Take the 2-minute tour ×
Stack Overflow is a question and answer site for professional and enthusiast programmers. It's 100% free.

EDIT: I just realized this is defined as a MACRO, not a function. How the heck would I import a macro from a DLL to C#? (this may have to be a new question).

This is related to a question I just asked:

How Do I Properly Return A Char From An Unmanaged Dll To C#?

Some of the answers suggested I change the function signature to IntPtr or StringBuilder. I also saw these solutions on a few sites in my googling, most notably here. (There were others, but I don't have time to hunt down the links).

Function signature:

internal static extern char[] errMessage(int err);

If I change the return type, my call throws the following exception:

"Unable to find an entry point named 'errMessage' in DLL"

I can't imagine people would suggest this if it didn't work. Am I doing something wrong here? Is there something missing? Sad to say, but my C/C++ skills are terrible, so I could be missing something really simple. Thanks for any help.

EDIT: Function signature from documentation:

char * errMessage(int err);
share|improve this question

4 Answers 4

up vote 1 down vote accepted

EDIT: updated to reflect importing a macro:

You can't.

Now, what you can do is look at what the macro does, then implement that with P/Invoke. The below advice holds for that as well.

When working with Platform Invoke (P/Invoke) it is best to be as explicit as possible:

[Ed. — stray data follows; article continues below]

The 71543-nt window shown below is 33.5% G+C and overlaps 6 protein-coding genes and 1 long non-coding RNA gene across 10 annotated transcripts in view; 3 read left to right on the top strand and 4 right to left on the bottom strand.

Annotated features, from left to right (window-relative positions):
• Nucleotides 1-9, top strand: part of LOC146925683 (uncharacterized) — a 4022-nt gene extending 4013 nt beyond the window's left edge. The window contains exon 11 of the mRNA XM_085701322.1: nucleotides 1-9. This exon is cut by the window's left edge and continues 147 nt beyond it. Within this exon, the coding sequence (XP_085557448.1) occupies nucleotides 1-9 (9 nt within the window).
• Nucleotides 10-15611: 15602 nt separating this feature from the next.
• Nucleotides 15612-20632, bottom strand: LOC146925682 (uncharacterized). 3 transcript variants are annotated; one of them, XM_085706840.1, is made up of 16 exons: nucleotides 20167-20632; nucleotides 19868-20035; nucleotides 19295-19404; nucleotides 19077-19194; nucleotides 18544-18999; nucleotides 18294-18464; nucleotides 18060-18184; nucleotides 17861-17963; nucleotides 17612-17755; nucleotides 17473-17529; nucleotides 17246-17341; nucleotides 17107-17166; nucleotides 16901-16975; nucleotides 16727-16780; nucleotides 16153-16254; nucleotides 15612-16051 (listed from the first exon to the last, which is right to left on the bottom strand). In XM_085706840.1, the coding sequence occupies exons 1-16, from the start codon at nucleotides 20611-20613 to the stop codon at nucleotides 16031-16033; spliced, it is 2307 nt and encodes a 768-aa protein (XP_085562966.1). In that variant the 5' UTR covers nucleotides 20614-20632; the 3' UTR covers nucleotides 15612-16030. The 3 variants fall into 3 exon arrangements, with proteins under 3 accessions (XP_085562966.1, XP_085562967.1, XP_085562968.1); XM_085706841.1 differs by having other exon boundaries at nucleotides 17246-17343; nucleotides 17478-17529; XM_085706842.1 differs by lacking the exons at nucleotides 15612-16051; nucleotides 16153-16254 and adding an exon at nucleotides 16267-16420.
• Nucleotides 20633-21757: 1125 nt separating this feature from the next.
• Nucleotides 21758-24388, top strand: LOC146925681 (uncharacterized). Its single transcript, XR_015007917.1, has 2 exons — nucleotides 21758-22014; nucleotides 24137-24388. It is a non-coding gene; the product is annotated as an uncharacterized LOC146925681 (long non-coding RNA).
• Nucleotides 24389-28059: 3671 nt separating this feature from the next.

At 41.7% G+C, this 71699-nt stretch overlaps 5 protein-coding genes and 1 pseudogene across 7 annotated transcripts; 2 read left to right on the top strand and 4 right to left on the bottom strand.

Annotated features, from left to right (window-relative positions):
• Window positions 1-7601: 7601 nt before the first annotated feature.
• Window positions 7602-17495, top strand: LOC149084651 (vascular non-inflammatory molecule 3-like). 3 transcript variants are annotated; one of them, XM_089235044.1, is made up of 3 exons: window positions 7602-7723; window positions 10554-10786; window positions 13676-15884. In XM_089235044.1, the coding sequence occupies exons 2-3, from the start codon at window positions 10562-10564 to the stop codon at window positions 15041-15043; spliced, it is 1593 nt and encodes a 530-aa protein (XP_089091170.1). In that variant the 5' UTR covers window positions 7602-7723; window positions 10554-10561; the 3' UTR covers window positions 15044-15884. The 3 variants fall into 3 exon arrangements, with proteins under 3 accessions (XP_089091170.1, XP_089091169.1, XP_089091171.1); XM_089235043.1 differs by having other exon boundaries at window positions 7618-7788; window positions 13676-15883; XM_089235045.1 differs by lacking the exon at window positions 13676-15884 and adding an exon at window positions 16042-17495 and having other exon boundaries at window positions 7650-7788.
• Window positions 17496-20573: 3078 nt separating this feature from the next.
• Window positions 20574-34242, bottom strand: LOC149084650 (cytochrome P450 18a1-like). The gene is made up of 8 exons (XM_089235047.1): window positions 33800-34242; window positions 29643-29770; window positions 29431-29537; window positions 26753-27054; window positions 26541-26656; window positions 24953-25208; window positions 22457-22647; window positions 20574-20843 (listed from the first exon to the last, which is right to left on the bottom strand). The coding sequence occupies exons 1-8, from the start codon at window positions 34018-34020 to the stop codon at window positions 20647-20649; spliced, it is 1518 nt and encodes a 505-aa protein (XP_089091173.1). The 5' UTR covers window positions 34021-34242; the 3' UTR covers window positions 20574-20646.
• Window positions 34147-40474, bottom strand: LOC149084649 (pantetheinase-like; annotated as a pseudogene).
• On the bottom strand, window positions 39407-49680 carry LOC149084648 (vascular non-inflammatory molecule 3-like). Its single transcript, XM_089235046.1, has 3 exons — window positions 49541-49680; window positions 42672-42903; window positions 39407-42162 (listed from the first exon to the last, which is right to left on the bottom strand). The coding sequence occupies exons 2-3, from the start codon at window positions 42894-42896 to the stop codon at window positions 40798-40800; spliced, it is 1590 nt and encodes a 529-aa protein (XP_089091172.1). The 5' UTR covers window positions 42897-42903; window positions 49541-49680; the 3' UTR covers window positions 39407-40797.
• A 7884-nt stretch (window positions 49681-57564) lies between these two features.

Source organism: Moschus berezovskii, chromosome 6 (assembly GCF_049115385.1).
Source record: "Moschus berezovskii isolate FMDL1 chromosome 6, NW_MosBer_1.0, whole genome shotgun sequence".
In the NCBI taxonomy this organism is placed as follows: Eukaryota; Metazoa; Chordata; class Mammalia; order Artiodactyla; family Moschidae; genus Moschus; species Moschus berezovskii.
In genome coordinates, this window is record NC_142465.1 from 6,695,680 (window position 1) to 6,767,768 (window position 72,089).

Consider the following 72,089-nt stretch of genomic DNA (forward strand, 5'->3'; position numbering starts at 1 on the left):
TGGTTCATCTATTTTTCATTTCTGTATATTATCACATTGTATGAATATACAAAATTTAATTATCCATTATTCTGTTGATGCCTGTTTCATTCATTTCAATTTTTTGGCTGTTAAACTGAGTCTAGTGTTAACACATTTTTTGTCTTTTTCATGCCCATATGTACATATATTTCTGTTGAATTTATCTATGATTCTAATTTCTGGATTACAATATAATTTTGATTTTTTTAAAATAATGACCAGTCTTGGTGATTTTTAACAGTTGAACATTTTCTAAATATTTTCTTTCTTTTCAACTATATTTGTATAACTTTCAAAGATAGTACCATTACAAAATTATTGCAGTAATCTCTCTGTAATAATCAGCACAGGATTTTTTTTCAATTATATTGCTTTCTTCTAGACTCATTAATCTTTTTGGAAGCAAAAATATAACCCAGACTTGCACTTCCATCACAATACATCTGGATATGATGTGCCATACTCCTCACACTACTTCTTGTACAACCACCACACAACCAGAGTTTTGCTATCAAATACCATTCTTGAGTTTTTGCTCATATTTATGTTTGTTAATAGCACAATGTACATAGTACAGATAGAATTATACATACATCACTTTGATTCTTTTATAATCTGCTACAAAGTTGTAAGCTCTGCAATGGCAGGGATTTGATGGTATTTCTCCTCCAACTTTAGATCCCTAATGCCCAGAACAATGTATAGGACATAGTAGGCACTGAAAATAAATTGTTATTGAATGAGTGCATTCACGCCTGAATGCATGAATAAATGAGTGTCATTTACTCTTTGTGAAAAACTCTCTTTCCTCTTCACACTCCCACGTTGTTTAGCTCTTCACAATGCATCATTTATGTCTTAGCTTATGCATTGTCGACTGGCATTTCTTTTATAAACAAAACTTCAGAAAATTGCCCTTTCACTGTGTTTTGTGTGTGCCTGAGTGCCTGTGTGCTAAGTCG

internal static class NativeMethods
    private static string DllName = @"api.dll";

    // This uses 'string' assuming you do not have to free the memory.
    [DllImport(DllName, EntryPoint = "errMessage",
         CharSet = YourCharacterSet,              // CharSet.Ansi? .Unicode?
         CallingConvention = DllCallingConvention // .StdCall? .Cdecl?
    public static string errMessage(int errorCode);

Moreover, it is best to provide a managed entry-point that makes the method more ".Net". This is where you would ensure that Caller allocated memory gets held the appropriate amount of time (you may have to implement a SafeHandle) or that other hand-waving gets handled.

Assuming errMessage returns a string we aren't responsible for deallocating:

public static class ManagedMethods
    public static string ErrorMessage(ErrorCode errorCode)
        return NativeMethods.errMessage((int)errorCode);
share|improve this answer

Write a C++/CLI wrapper. It is an amazingly easy and powerful way to bridge the gap between C# and unmanaged (old) C/C++.

share|improve this answer

You may need to change your C/C++ method to return a pointer, AFAIK I have not seen a DllImport returning back an array of characters from a function. I would suggest you change around your API code within the function errMessage, perhaps instead of returning back char[], you could return back a pointer to char in your api.dll library...i.e.

void errMessage(int err, char *ptr);

On second note...are you using this to return back a standard Win API error code, there is a Marshal.Win32Error class that would do just the job for you? What do you think? Tom.

share|improve this answer
I am trying to write a C# wrapper for a third party API. I've edited the post above to show exactly what I am trying to call. This method takes an int and returns their specific error messages. A lot of their methods have char * as the return type. –  IronicMuffin Nov 18 '09 at 19:46

Looks like the calling convention is not stdcall (which is the default one used by DllImport). C/C++ use the CDECL calling convention if not declared otherwise. So you have to add this calling convention to the DllImport call.

share|improve this answer

Your Answer


By posting your answer, you agree to the privacy policy and terms of service.

Not the answer you're looking for? Browse other questions tagged or ask your own question.